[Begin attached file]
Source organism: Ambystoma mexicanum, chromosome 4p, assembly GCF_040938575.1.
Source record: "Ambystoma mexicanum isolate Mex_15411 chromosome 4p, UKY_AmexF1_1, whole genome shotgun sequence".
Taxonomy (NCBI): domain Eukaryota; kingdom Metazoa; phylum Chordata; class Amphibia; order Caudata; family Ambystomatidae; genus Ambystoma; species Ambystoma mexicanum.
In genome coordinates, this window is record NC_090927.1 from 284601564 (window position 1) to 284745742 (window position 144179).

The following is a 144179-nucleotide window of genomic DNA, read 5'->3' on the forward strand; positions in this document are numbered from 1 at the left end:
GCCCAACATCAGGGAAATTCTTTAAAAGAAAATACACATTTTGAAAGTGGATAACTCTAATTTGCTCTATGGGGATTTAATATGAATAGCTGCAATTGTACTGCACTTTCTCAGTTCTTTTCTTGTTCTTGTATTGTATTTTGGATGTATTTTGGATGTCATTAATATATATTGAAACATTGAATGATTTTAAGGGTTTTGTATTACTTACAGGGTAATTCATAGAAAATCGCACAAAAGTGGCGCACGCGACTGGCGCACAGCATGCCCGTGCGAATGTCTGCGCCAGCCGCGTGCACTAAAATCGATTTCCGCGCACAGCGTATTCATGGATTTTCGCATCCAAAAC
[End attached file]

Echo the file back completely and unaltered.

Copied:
Source organism: Ambystoma mexicanum, chromosome 4p, assembly GCF_040938575.1.
Source record: "Ambystoma mexicanum isolate Mex_15411 chromosome 4p, UKY_AmexF1_1, whole genome shotgun sequence".
Taxonomy (NCBI): domain Eukaryota; kingdom Metazoa; phylum Chordata; class Amphibia; order Caudata; family Ambystomatidae; genus Ambystoma; species Ambystoma mexicanum.
In genome coordinates, this window is record NC_090927.1 from 284601564 (window position 1) to 284745742 (window position 144179).

The following is a 144179-nucleotide window of genomic DNA, read 5'->3' on the forward strand; positions in this document are numbered from 1 at the left end:
GCCCAACATCAGGGAAATTCTTTAAAAGAAAATACACATTTTGAAAGTGGATAACTCTAATTTGCTCTATGGGGATTTAATATGAATAGCTGCAATTGTACTGCACTTTCTCAGTTCTTTTCTTGTTCTTGTATTGTATTTTGGATGTATTTTGGATGTCATTAATATATATTGAAACATTGAATGATTTTAAGGGTTTTGTATTACTTACAGGGTAATTCATAGAAAATCGCACAAAAGTGGCGCACGCGACTGGCGCACAGCATGCCCGTGCGAATGTCTGCGCCAGCCGCGTGCACTAAAATCGATTTCCGCGCACAGCGTATTCATGGATTTTCGCATCCAAAAC